Medicines information


Medicines are usually prescribed by a doctor. However, other healthcare professionals can also prescribe medicines including:

  • nurses
  • pharmacists
  • dentists
  • physiotherapists

I have an appointment with a healthcare professional to discuss a problem. How will they decide if a medicine is needed for me?

The healthcare professional will listen to what you say about your problem, and may examine you or do some tests, before deciding what treatment, if any, is needed. In some cases, treatment with a medicine may not be needed and they may:

  • reassure you that there is nothing to worry about
  • advise you on lifestyle choices (e.g. healthy diet, less alcohol and more exercise)
  • suggest other types of treatment (e.g. physiotherapy)
  • advise you to keep a check on your symptoms and make another appointment if they don't get better

If I need a medicine, how does the healthcare professional decide which medicine to prescribe?

If a medicine is needed, they'll speak to you about your options. You'll have your own views about medicines and how taking them will fit in with your daily life. Whilst you may be unsure about the risks and benefits of taking a medicine, the healthcare professional will listen to what's important for you.

They'll firstly consider the type of medicine that's needed (e.g. medicine for high blood pressure or pain relief). Sometimes, more than one medicine can treat a medical condition. The healthcare professional will choose the most appropriate medicine from the different groups of medicines available to treat your medical condition. They'll also decide on the best dose of the medicine for you. To do this, the healthcare professional will consider:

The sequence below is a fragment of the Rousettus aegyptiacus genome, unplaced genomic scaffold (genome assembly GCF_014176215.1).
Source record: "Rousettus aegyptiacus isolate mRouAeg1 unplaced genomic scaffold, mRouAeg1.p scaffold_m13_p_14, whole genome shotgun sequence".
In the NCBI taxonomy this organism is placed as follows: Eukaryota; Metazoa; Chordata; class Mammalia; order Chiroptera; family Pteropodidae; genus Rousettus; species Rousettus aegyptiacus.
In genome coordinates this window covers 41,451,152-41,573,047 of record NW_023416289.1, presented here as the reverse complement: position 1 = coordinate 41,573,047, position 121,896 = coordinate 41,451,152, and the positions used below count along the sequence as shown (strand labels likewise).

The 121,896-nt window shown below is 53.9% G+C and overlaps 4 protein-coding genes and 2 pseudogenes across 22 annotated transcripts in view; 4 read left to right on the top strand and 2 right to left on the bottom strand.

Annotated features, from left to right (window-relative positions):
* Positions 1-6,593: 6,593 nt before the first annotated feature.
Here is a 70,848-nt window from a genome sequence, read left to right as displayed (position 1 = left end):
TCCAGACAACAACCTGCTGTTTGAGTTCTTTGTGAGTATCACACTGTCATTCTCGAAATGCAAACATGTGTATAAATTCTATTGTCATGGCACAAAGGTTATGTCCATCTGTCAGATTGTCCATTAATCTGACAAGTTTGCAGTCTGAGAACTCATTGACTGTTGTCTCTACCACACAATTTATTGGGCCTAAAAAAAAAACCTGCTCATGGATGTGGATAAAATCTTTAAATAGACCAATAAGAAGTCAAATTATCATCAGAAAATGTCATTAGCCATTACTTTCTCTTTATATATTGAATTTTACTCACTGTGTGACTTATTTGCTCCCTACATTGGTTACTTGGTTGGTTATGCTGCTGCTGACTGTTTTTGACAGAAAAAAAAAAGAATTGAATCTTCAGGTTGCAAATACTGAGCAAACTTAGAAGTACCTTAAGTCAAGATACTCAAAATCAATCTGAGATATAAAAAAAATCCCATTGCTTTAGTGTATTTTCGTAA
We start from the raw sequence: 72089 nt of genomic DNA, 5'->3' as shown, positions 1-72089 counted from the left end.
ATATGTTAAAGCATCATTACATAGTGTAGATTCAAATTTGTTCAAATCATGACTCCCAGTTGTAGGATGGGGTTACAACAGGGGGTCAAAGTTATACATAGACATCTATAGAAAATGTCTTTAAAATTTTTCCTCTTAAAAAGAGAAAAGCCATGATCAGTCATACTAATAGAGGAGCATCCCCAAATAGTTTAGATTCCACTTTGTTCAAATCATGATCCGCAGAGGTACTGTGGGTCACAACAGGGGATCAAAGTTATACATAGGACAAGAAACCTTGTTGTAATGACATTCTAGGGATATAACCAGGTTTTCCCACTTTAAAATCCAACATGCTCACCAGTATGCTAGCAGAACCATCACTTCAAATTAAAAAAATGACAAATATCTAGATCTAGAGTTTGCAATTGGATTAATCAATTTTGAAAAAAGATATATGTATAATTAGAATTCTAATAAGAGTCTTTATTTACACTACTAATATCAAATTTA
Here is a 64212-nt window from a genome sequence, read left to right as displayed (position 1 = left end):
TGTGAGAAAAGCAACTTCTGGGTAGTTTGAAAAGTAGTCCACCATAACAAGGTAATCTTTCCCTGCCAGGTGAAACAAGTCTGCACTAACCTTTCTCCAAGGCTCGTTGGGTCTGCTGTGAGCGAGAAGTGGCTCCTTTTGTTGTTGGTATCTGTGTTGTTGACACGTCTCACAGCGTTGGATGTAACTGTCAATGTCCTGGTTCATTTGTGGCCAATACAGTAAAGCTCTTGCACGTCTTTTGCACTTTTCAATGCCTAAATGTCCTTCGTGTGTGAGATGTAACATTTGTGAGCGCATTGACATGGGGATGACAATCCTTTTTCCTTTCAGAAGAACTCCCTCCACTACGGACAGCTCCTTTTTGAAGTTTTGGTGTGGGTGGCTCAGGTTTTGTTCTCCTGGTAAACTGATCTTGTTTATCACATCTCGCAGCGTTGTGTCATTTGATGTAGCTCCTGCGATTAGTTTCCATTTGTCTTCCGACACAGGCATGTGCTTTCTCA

• your opinions and preferences
  • any findings from your clinical examination
  • your age and family history
  • other medical conditions that you already have (including how well your kidneys and liver are working)
  • whether you're pregnant or breastfeeding
  • any other medicines you're taking (including herbal medicines and medicines you buy yourself) and how these might react with a new medicine
  • the likely benefits of a medicine
  • whether it's safe for you to take the medicine (including the possible side effects and risks
  • any treatment guidelines for your medical condition

They'll usually prescribe a medicine by its generic (chemical) name instead of by its brand name (for example ibuprofen rather than Nurofen®).

The healthcare professional will also usually choose a medicine that is included in your health board’s local formulary.

What is a formulary?

A formulary is a list of medicines which are available for routine use in a health board. It offers a choice of medicines for healthcare professionals to prescribe for common medical conditions.

The list of medicines is usually accompanied by other information (e.g. treatment guidelines for medical conditions) to help healthcare professionals make decisions when treating an individual patient.

Clinical experts in each health board consider whether to add new medicines to their formulary. They use advice published by the Scottish Medicines Consortium (SMC) . When SMC considers a new medicine for the NHS in Scotland, it looks at:

  • how well the medicine works
  • which patients might benefit from it
  • whether it's as good or better than medicines the NHS already uses to treat the medical condition
  • whether it's good value for money